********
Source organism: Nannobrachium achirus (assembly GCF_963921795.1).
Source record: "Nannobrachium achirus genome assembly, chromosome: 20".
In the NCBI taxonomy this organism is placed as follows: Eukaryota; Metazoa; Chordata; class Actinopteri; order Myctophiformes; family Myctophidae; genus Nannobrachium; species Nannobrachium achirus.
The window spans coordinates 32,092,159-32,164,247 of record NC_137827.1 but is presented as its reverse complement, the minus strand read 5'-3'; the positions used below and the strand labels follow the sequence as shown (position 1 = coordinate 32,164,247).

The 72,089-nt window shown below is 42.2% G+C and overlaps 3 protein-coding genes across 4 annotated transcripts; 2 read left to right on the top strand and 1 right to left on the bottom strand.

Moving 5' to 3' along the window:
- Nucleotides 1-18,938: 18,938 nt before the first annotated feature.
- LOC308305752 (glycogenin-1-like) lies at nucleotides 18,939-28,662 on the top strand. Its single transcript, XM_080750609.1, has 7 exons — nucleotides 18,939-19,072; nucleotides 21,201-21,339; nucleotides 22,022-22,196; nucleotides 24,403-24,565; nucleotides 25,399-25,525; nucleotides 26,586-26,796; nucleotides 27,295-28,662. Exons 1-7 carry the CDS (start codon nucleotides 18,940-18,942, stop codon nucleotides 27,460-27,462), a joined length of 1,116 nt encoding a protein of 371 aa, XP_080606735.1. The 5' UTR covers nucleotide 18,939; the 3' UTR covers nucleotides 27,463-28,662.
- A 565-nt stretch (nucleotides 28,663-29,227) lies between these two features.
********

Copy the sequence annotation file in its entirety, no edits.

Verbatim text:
Source organism: Nannobrachium achirus (assembly GCF_963921795.1).
Source record: "Nannobrachium achirus genome assembly, chromosome: 20".
In the NCBI taxonomy this organism is placed as follows: Eukaryota; Metazoa; Chordata; class Actinopteri; order Myctophiformes; family Myctophidae; genus Nannobrachium; species Nannobrachium achirus.
The window spans coordinates 32,092,159-32,164,247 of record NC_137827.1 but is presented as its reverse complement, the minus strand read 5'-3'; the positions used below and the strand labels follow the sequence as shown (position 1 = coordinate 32,164,247).

The 72,089-nt window shown below is 42.2% G+C and overlaps 3 protein-coding genes across 4 annotated transcripts; 2 read left to right on the top strand and 1 right to left on the bottom strand.

Moving 5' to 3' along the window:
- Nucleotides 1-18,938: 18,938 nt before the first annotated feature.
- LOC308305752 (glycogenin-1-like) lies at nucleotides 18,939-28,662 on the top strand. Its single transcript, XM_080750609.1, has 7 exons — nucleotides 18,939-19,072; nucleotides 21,201-21,339; nucleotides 22,022-22,196; nucleotides 24,403-24,565; nucleotides 25,399-25,525; nucleotides 26,586-26,796; nucleotides 27,295-28,662. Exons 1-7 carry the CDS (start codon nucleotides 18,940-18,942, stop codon nucleotides 27,460-27,462), a joined length of 1,116 nt encoding a protein of 371 aa, XP_080606735.1. The 5' UTR covers nucleotide 18,939; the 3' UTR covers nucleotides 27,463-28,662.
- A 565-nt stretch (nucleotides 28,663-29,227) lies between these two features.